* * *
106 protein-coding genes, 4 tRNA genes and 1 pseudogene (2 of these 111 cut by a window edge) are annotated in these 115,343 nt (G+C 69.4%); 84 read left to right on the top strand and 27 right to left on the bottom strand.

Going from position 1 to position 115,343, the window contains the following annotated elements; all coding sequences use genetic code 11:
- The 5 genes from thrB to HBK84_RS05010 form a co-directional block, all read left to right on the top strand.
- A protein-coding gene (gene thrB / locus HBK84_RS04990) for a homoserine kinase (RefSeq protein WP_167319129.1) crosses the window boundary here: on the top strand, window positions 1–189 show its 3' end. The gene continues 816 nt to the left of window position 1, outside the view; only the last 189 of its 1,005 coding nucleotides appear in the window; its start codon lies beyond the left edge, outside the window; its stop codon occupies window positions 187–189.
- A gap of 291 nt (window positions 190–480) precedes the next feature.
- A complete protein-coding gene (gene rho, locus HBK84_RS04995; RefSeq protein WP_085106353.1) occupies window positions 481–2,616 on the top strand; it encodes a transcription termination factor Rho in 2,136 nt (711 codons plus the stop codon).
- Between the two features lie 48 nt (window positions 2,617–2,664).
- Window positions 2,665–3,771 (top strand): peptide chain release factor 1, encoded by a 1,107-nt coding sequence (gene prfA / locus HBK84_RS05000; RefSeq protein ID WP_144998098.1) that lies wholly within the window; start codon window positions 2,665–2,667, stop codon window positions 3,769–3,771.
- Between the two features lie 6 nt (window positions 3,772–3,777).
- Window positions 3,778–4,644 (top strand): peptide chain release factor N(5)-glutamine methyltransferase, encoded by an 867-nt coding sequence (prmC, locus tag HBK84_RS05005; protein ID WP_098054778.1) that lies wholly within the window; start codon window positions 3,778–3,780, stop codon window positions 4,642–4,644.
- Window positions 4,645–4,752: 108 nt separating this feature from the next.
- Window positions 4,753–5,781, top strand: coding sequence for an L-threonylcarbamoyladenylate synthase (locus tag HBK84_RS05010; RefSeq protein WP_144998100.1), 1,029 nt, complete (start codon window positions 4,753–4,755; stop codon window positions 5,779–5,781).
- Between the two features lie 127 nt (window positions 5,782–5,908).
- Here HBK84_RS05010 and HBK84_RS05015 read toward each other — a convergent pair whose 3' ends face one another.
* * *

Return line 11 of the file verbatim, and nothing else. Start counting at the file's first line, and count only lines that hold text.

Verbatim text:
- Window positions 4,645–4,752: 108 nt separating this feature from the next.